These days, most receipts are made of paper, but about 2,000 years ago, an important financial record was recorded on a much heavier material: stone.
Archaeologists found the inscribed proof-of-purchase at the archaeological site of the City of David in Jerusalem. The hand-size rock — the fragmented lid of an ossuary, or burial chest — has seven lines of partially preserved text that mention people's names and sums of money. These letters and numbers are likely the record of financial activity, perhaps of payment for workers or people who owe money, according to a new study published in the journal 'Atiqot.
"At first glance, the list of names and numbers may not seem exciting, but to think that, just like today, receipts were also used in the past for commercial purposes, and that such a receipt has reached us, is a rare and gratifying find that allows a glimpse into everyday life in the holy city of Jerusalem," the study authors, archaeologists Esther Eshel, a professor at Bar-Ilan University, and Nahshon Szanton, an archaeologist with the Israel Antiquities Authority, said in a statement.
The legible parts of the receipt's text include names with numbers written next to them. For instance, one line has Shimon, a popular biblical male name during the early Roman period (37 B.C. to A.D. 70), the researchers said. Following the name is the Hebrew letter mem, an abbreviation of ma'ot — Hebrew for "money."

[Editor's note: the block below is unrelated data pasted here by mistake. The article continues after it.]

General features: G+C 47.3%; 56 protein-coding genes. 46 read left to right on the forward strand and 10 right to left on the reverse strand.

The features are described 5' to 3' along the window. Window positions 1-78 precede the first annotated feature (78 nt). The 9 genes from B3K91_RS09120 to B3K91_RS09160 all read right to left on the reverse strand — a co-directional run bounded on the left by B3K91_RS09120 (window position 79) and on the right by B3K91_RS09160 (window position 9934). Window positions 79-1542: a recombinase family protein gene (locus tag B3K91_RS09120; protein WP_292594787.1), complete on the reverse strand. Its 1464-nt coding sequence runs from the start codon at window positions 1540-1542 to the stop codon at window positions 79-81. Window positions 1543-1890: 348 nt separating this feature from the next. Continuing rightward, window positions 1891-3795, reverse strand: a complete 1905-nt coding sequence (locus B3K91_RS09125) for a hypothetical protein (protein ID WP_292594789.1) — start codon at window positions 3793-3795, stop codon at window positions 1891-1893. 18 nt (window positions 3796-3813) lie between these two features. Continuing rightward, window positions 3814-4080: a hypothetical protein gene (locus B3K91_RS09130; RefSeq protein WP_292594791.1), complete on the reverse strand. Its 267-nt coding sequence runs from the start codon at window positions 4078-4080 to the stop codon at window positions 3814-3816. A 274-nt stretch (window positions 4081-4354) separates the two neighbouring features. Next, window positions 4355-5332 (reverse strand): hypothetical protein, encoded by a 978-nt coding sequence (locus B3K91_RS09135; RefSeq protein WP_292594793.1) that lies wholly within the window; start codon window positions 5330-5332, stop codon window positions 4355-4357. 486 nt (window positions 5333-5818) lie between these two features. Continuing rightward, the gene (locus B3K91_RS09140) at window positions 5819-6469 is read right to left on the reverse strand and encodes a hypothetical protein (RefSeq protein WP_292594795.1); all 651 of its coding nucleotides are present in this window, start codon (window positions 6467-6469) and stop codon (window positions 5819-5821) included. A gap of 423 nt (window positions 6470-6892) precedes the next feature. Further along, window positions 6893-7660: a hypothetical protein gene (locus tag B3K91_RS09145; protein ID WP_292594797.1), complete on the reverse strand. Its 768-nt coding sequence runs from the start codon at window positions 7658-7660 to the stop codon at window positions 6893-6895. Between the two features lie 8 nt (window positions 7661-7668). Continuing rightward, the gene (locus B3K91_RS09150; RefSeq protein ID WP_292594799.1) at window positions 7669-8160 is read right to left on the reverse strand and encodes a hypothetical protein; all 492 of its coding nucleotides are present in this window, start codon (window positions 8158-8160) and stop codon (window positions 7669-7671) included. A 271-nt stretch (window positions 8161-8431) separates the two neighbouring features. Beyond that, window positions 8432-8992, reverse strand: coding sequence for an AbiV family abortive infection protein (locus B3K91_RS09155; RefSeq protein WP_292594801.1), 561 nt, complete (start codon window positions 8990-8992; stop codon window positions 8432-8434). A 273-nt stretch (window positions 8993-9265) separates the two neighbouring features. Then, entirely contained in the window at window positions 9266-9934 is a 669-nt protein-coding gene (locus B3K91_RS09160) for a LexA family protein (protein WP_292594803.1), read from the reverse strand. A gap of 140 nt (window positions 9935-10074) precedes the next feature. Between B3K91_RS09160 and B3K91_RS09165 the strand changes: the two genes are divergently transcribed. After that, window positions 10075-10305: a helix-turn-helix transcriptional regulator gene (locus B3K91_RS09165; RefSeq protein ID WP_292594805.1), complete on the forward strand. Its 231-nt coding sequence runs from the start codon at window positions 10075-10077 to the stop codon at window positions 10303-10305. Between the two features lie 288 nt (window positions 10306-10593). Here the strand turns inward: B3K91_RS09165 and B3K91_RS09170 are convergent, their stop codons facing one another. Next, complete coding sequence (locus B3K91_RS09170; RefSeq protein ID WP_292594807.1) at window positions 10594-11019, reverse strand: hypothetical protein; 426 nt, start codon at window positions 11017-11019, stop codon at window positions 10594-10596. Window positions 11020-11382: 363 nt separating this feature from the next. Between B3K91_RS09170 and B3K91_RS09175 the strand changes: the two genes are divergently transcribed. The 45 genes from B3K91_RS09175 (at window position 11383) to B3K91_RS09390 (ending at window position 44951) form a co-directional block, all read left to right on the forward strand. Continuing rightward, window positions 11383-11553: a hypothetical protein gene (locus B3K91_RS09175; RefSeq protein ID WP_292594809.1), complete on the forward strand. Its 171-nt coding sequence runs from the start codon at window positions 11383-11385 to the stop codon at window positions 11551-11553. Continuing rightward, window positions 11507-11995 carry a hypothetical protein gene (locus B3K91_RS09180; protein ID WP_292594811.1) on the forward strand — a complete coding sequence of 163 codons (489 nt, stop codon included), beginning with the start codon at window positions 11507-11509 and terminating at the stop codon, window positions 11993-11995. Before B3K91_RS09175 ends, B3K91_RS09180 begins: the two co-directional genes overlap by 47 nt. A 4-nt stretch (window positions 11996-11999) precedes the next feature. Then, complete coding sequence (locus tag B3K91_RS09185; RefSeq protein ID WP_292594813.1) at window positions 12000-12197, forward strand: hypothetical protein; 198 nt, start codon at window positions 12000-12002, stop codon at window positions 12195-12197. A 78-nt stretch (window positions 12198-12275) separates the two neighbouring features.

The stone was found in a debris pile during a 2016 salvage excavation on Pilgrimage Road, a main thoroughfare frequently traveled at the time. Around the turn of the first millennium, when Jerusalem and the surrounding region were a province of the Roman Empire, this road was likely a commercial hub, according to previous finds of stone weights and measuring tables that were likely part of ancient commerce. The road extended about a third of a mile (600 meters), connecting Jerusalem's city gate to the gates of the Temple Mount and the Second Temple, which the Romans destroyed in A.D. 70.
Four other Hebrew inscriptions written on stone, similar for having names followed by numbers, have been found in the region, but this is the first of its kind from Jerusalem, the researchers said. The type of script and stone, as well as its similarities to the other stones, helped the archaeologists date it to between the first century B.C. and the first century A.D.
It's likely that whoever crafted the Hebrew cursive carving used a sharp tool on the chalkstone lid, the researchers added.
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Laura is the archaeology and Life's Little Mysteries editor at Live Science. She also reports on general science, including paleontology. Her work has appeared in The New York Times, Scholastic, Popular Science and Spectrum, a site on autism research. She has won multiple awards from the Society of Professional Journalists and the Washington Newspaper Publishers Association for her reporting at a weekly newspaper near Seattle. Laura holds a bachelor's degree in English literature and psychology from Washington University in St. Louis and a master's degree in science writing from NYU.